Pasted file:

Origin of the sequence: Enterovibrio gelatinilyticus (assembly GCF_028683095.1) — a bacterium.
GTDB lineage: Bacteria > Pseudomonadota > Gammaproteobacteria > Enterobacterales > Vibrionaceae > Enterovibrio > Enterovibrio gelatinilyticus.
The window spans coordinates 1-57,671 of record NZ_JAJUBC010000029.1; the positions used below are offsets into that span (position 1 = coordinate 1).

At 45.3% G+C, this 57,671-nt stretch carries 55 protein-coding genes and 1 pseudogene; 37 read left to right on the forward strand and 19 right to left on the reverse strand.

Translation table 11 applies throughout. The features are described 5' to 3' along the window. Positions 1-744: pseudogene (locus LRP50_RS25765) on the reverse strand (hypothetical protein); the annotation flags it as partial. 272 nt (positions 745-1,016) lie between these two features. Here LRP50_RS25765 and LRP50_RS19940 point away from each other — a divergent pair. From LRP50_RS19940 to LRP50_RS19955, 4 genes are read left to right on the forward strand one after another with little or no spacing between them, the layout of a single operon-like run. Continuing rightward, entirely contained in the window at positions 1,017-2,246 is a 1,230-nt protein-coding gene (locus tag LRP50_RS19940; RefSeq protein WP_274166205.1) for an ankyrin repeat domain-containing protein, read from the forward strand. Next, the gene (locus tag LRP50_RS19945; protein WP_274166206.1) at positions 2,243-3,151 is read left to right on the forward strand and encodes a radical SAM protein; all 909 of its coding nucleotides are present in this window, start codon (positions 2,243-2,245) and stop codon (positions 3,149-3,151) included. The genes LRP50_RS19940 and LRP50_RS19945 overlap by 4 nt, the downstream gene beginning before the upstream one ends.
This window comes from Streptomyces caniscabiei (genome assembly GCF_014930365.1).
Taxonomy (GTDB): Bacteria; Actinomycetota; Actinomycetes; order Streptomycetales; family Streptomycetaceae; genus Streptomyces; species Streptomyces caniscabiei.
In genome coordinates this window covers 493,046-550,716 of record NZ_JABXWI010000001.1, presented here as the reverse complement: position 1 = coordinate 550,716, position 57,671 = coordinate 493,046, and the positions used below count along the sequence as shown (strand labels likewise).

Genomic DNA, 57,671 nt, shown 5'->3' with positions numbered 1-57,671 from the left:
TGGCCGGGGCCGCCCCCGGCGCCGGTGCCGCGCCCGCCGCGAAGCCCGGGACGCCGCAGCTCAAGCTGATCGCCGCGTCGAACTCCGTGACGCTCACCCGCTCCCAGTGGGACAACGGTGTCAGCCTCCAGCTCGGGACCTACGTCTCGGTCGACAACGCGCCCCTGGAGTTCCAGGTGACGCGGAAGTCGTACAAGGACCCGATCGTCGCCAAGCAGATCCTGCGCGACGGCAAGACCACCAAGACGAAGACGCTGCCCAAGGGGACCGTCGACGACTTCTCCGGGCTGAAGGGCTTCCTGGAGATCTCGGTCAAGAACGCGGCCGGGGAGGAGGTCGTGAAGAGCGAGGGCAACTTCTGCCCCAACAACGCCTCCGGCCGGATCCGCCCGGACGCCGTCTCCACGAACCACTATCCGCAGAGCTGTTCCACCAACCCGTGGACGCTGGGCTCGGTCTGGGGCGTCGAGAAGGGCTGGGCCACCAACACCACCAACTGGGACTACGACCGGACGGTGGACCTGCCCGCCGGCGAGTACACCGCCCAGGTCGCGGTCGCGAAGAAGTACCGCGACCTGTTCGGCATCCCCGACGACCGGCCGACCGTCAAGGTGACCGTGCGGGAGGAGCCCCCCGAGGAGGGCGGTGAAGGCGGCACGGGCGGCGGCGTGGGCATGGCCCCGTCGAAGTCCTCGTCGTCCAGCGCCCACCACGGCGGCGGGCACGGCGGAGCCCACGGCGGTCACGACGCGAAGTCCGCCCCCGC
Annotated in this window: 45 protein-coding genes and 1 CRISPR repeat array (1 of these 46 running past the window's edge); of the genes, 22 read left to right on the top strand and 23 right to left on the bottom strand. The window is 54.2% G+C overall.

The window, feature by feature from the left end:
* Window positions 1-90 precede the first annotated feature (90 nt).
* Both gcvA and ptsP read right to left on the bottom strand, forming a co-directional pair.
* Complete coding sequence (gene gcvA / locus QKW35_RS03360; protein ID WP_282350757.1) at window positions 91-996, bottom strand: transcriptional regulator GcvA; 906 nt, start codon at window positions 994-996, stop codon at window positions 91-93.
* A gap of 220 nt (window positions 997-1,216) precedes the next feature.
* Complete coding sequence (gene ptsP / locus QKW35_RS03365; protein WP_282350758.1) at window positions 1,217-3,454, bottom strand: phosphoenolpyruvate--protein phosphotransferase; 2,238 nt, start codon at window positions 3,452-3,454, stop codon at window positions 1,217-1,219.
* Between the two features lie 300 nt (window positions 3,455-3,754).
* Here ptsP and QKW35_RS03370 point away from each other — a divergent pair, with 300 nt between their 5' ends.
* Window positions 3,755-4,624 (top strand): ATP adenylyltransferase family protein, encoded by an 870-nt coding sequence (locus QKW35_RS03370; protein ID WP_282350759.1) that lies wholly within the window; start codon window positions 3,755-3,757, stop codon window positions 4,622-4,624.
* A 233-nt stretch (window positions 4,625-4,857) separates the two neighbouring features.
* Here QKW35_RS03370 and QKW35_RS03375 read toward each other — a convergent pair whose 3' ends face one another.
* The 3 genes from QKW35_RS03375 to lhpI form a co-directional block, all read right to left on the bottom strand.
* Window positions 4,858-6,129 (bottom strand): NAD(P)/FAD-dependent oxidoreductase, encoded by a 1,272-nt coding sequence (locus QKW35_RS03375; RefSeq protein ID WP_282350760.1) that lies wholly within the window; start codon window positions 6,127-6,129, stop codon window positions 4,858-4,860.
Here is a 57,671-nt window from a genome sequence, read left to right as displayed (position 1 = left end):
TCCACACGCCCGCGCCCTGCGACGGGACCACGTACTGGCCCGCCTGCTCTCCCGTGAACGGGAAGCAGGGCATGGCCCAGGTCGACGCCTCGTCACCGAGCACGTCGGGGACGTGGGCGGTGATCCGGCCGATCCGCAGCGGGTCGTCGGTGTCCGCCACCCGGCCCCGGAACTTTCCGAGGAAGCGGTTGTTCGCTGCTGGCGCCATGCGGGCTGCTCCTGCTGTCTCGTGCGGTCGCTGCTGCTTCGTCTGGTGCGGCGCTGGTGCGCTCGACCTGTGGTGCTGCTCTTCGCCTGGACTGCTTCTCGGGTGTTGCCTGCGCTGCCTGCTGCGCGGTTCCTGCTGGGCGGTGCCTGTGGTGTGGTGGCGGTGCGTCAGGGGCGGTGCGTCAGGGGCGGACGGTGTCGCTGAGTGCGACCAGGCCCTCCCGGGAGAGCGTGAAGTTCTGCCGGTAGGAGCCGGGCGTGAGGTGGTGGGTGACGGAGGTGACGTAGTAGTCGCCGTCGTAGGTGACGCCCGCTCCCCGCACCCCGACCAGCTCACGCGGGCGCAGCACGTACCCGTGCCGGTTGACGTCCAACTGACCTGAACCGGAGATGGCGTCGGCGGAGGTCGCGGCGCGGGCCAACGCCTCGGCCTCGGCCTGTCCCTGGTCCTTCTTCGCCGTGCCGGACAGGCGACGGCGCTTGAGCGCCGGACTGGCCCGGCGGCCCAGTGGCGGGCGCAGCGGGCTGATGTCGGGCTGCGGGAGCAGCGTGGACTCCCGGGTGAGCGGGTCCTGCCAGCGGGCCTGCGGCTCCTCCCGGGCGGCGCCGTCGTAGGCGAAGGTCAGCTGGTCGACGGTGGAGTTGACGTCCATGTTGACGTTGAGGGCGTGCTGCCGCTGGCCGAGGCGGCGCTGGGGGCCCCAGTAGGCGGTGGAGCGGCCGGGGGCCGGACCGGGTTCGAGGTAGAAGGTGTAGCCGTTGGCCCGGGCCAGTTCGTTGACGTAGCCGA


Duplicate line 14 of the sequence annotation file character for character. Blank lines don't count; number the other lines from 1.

* Both gcvA and ptsP read right to left on the bottom strand, forming a co-directional pair.